“THIS TRIP HELPED ME IN MY LEARNING AND TEACHING OF BUSINESS, AS WELL AS IMPROVING MY SPIRITUAL GROWTH,” JUNIOR MARKETING MAJOR HANNAH RAUCKMAN SAID. “The conference gave me a chance to learn from other cultures. Hearing my team teach others gave me confidence for the days I had to go up and speak publicly. I got the opportunity to teach 40 women about various topics, which was a great experience.”
Lecturer Tim Thomasson, with the aid of recent Accounting graduate Christina Ramser and senior Accounting student Natalie Osenbaugh, taught a group of 15 how to keep accounting records—a task that traditionally takes Accounting students four semesters to learn.
“It just showed their willingness, want and need to learn,” Ramser said. “Seeing their faces as they struggled to understand the concepts was hard, but it was my job to be able to explain why and help them understand the process. The outcome of the struggle was amazing. People with no schooling and very little education were creating financial statements.”
The other hand-picked group, referred to as “Bear Pit,” applied concepts from ABC’s reality competition series “Shark Tank” into an event aimed to equip, train and invest in aspiring entrepreneurs to help support their ministry and families. Recent Accounting graduate Molly Campbell and junior Baylor Business Fellow Hanna Kattilakoski, led by 2012 Baylor Business alumnus Doug Kimball, coached the entrepreneurs on how to create and execute a business plan. It was Kimball’s fifth year to join Baylor on its trip to Uganda.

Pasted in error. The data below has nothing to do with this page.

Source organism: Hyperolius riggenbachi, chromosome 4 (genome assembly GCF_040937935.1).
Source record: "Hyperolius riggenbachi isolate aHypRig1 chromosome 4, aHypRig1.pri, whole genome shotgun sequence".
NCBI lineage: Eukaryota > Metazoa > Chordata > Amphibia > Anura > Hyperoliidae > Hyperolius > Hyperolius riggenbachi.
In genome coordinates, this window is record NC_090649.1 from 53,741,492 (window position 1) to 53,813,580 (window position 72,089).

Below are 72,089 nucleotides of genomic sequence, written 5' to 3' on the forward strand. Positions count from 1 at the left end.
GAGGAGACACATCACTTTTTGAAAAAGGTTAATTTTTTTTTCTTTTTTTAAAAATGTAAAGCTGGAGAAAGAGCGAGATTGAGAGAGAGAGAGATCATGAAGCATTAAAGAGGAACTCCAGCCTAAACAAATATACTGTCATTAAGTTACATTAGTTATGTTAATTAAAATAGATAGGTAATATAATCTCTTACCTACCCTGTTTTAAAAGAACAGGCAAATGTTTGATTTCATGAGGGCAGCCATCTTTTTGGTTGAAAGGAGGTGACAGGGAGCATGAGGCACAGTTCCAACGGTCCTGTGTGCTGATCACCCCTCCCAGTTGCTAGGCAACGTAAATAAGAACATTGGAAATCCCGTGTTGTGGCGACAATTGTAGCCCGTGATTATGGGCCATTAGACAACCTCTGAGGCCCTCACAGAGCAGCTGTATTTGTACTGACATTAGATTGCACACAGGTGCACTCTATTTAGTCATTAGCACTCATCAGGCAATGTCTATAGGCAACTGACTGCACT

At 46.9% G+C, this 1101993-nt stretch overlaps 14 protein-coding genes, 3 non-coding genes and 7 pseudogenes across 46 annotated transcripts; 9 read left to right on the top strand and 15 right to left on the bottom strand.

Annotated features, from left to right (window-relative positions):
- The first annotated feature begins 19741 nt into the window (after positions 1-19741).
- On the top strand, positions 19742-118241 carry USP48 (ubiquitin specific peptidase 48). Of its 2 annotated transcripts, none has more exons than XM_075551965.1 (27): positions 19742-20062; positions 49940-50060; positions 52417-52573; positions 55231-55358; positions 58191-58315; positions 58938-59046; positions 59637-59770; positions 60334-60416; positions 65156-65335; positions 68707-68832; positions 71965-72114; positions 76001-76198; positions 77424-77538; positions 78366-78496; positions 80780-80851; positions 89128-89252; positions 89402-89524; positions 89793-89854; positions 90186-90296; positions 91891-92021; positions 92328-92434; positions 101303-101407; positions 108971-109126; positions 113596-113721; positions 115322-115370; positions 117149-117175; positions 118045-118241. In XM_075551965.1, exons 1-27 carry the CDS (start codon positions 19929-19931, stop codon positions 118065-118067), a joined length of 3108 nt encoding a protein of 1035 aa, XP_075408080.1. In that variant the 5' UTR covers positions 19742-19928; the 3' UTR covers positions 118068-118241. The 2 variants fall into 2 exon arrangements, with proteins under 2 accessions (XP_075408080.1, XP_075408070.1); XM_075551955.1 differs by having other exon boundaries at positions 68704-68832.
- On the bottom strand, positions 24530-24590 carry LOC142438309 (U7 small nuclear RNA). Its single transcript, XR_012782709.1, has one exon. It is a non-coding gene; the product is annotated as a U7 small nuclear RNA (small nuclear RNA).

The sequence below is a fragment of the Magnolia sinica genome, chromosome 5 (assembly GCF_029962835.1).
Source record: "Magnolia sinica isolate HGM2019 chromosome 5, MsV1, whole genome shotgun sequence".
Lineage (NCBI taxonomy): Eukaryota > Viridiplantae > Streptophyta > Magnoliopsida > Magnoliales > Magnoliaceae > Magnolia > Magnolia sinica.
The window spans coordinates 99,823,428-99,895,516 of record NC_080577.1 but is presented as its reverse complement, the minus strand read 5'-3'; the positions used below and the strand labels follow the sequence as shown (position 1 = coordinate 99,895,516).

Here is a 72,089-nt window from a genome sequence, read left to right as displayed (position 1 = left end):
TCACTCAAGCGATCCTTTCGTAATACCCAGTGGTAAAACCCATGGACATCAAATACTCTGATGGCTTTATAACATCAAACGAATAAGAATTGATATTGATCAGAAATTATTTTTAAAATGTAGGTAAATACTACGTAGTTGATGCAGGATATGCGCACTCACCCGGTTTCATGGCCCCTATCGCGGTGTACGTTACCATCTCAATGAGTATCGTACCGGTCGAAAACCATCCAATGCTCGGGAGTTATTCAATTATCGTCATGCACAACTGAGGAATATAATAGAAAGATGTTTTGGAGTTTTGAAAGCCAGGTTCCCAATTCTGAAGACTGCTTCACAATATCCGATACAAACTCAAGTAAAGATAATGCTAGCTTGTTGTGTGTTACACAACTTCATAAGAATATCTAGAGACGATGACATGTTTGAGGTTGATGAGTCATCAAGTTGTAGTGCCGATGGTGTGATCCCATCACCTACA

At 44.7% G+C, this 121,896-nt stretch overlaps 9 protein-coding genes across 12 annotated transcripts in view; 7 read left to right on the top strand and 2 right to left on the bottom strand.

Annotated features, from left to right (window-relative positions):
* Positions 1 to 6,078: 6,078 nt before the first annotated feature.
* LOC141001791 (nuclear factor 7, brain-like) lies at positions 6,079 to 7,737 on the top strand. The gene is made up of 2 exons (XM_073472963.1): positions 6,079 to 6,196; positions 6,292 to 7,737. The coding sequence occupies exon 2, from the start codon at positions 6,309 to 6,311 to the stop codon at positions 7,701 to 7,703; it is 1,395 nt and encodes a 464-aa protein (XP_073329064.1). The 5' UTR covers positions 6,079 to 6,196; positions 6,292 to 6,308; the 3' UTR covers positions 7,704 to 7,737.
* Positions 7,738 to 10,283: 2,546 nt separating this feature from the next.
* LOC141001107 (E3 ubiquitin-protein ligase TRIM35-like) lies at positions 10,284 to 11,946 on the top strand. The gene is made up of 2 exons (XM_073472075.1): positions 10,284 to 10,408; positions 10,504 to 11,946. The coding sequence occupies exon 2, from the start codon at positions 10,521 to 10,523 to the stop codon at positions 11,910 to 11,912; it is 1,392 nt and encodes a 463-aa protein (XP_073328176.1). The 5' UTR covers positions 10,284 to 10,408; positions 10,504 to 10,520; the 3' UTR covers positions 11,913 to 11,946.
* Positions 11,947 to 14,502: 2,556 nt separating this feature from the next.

“I believe we have impacted the Ugandan pastors and their wives in a way that will transform their ministries and communities for generations,” Kimball said. “Each one of them bears such a heavy weight as leaders, it’s really encouraging to see that the training we provided can be utilized in a way that really makes a difference.”
At the end of the conference, three Bear Pit participants presented their business plans to a panel of judges, which included MacGregor and Thomasson among others. After the presentations, the panel was able to invest in the businesses proposed. Eva, a leader in her church and community, was one of the Bear Pit participants that impressed the Baylor investment judges during her pitch. She walked away with a well-developed plan and an investor for her mushroom-growing business.
“The kindness and reception of the pastors was overwhelming,” Kimball said. “Despite the hardships they face on a day-to-day basis, the overflow of joy and love of Christ was evident and encouraging to all of us. As I heard some of their stories, it really put things in perspective and reminded me what’s really important.”
The 10-day trip, which included time at Suubi Children’s Center in rural Bukeka and a sightseeing trip in Sipi Falls as well as the business conference, was ultimately a mission trip. From daily devotionals to theological discussions, the Baylor team sought to understand God’s role in work and poverty.
“This trip has been impactful in many ways, including with my faith,” Kattilakoski said. “IT WAS SUCH A BLESSING TO SEE A COUNTRY SO FULL OF FAITH, HOPE AND LOVE. I MAY HAVE COME TO TEACH BUSINESS, BUT IN REALITY, I LEARNED MORE ABOUT LIFE, FAITH AND BUSINESS THAN I COULD HAVE IMAGINED.”
Baylor Business Review, Spring 2015